• Gastrointestinal stromal tumor (GIST): is a tumor that originates from Cajal cells, a group of cells present in the wall of the organs of the gastrointestinal tract and responsible for intestinal motility (giving signals for the muscles to move liquids and food through the gastrointestinal tract) . This tumor can originate anywhere in the gastrointestinal tract, from the esophagus to the anus.

Symptoms of soft tissue sarcomas

Symptoms depend on the type of soft tissue sarcoma and the affected site. Usually, the first sign is a painless nodule. Tumors larger than 5 cm should be considered suspicious and evaluated by an experienced professional.

In general, soft tissue sarcomas are asymptomatic in their early stages. As the tumor develops, there is an increase in the volume of the affected area, as well as possible edema and changes in local sensitivity. Pain arises when the tumor grows and presses on the nerves – in these cases, there may be a manifestation of motor difficulty.

Tumors that start from the digestive tract can cause bleeding in the stool, vomiting and anemia, as well as abdominal pain.

Diagnosis of soft tissue sarcomas

The diagnosis of soft tissue sarcomas begins with a physical examination after observing some of the symptoms. Blood tests are done to help detect the disease, and imaging tests such as CT, MRI, and PET-CT are important to find the location of the tumor and assess both the extent of local disease and whether it has spread. to other parts of the body (so-called metastases).

After image analysis, the diagnosis is made by means of biopsy, which consists of removing a piece of the tumor and analyzing it in the laboratory to confirm the subtype, degree of aggressiveness and molecular characteristics that may help in the treatment.

Treatment

The low incidence, its broad spectrum of subtypes, biological behaviors, and ubiquity make the management of soft tissue sarcomas challenging. Therefore, treatment should be carried out in a multidisciplinary environment, with teams of experienced specialists.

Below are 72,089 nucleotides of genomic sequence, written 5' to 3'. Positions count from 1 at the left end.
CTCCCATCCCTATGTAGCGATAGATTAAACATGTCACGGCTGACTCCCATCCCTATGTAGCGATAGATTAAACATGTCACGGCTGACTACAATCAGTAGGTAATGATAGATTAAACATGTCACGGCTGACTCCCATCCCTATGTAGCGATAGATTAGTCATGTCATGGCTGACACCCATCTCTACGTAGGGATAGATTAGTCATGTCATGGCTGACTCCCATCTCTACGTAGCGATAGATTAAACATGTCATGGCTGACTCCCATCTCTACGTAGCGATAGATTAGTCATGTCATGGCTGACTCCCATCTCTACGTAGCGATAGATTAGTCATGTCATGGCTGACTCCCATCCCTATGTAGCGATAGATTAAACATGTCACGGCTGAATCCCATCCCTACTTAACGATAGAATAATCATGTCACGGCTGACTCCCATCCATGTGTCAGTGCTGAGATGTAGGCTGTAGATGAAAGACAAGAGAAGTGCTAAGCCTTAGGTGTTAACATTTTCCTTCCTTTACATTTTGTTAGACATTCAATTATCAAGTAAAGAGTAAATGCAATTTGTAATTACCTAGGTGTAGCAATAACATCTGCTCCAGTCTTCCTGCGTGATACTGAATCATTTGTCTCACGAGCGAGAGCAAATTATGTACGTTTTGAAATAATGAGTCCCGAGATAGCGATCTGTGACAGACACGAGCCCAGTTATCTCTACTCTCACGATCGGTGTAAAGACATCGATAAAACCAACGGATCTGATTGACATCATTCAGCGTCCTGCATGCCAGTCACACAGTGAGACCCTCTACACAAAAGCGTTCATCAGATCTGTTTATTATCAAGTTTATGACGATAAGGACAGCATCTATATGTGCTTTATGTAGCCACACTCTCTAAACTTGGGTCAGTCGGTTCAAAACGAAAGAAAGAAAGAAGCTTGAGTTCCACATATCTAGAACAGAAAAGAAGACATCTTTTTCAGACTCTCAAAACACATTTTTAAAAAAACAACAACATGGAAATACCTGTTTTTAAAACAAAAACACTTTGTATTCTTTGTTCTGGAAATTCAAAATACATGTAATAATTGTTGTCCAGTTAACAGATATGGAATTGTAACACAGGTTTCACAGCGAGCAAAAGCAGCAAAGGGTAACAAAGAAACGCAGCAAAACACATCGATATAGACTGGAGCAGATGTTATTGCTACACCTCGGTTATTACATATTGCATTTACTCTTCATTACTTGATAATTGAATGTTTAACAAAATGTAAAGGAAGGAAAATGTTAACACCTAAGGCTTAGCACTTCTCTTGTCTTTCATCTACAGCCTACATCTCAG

Treatment depends on the type, size and location of the tumor and may use the three most common modalities in oncology:

  • Surgery;
  • Radiotherapy;
  • Chemotherapy

For localized tumors – those that have not spread to other organs or tissues – surgery to remove the lesion is always recommended. Chemotherapy and radiation therapy can be used before (as neoadjuvants) or after (adjuvants) surgery, with the aim of increasing the chance of cure or decreasing the risk of recurrence (tumor coming back).

In locally advanced or metastatic sarcomas, the main treatment is systemic, based on chemotherapy or targeted therapies. The choice of medications depends on the type of tumor and the patient’s clinical conditions.

In some cases, radiation therapy and surgery may be used to control symptoms and metastases.

Treatment is a course that, in addition to drugs, surgery and radiotherapy, includes regular consultations with blood tests, imaging and clinical evaluation by the doctor. The frequency and duration of treatment are assessed individually.

Whenever possible, the option to participate in a clinical trial should be evaluated. Clinical trials are important because they try to find new cancer treatments and test their effectiveness and safety compared to existing treatments. Patients who are part of a clinical trial can receive standard treatment or be the first to use new therapeutic options, improving treatment and understanding of cancer.

Prevention

Most soft tissue sarcomas have no known risk factor, which makes prevention difficult. There is no routine exam to help detect the disease.

For those who are carriers of hereditary genetic syndromes related to the disease, regular screening exams can help in the early diagnosis of these tumors and result in a greater chance of cure in the treatment.